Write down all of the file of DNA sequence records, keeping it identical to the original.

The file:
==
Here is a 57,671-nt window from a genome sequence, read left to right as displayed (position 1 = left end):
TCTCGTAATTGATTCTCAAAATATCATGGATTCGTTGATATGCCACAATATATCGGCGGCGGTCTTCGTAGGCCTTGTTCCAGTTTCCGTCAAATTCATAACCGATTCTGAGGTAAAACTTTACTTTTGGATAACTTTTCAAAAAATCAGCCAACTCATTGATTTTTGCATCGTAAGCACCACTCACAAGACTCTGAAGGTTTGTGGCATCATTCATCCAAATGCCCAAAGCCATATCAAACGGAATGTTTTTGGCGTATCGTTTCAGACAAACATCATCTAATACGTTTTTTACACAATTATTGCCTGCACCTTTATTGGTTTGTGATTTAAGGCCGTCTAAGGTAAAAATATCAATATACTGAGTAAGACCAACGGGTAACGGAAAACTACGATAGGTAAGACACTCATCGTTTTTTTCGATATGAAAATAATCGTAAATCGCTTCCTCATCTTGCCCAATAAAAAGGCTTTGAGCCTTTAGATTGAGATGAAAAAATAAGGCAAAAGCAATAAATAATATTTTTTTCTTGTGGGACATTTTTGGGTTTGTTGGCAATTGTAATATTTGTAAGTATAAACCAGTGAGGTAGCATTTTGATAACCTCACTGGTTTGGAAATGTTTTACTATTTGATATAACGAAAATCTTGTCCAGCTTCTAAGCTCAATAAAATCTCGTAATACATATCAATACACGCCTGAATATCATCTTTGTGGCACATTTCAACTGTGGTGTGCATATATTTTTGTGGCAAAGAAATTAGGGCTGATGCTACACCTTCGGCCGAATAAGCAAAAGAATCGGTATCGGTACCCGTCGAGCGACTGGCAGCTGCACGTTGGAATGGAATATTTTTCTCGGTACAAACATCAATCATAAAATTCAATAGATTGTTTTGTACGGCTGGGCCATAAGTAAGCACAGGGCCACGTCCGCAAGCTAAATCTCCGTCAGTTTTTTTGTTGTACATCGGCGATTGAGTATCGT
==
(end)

Here is a 57,671-nt window from a genome sequence, read left to right as displayed (position 1 = left end):
TCTCGTAATTGATTCTCAAAATATCATGGATTCGTTGATATGCCACAATATATCGGCGGCGGTCTTCGTAGGCCTTGTTCCAGTTTCCGTCAAATTCATAACCGATTCTGAGGTAAAACTTTACTTTTGGATAACTTTTCAAAAAATCAGCCAACTCATTGATTTTTGCATCGTAAGCACCACTCACAAGACTCTGAAGGTTTGTGGCATCATTCATCCAAATGCCCAAAGCCATATCAAACGGAATGTTTTTGGCGTATCGTTTCAGACAAACATCATCTAATACGTTTTTTACACAATTATTGCCTGCACCTTTATTGGTTTGTGATTTAAGGCCGTCTAAGGTAAAAATATCAATATACTGAGTAAGACCAACGGGTAACGGAAAACTACGATAGGTAAGACACTCATCGTTTTTTTCGATATGAAAATAATCGTAAATCGCTTCCTCATCTTGCCCAATAAAAAGGCTTTGAGCCTTTAGATTGAGATGAAAAAATAAGGCAAAAGCAATAAATAATATTTTTTTCTTGTGGGACATTTTTGGGTTTGTTGGCAATTGTAATATTTGTAAGTATAAACCAGTGAGGTAGCATTTTGATAACCTCACTGGTTTGGAAATGTTTTACTATTTGATATAACGAAAATCTTGTCCAGCTTCTAAGCTCAATAAAATCTCGTAATACATATCAATACACGCCTGAATATCATCTTTGTGGCACATTTCAACTGTGGTGTGCATATATTTTTGTGGCAAAGAAATTAGGGCTGATGCTACACCTTCGGCCGAATAAGCAAAAGAATCGGTATCGGTACCCGTCGAGCGACTGGCAGCTGCACGTTGGAATGGAATATTTTTCTCGGTACAAACATCAATCATAAAATTCAATAGATTGTTTTGTACGGCTGGGCCATAAGTAAGCACAGGGCCACGTCCGCAAGCTAAATCTCCGTCAGTTTTTTTGTTGTACATCGGCGATTGAGTATCGT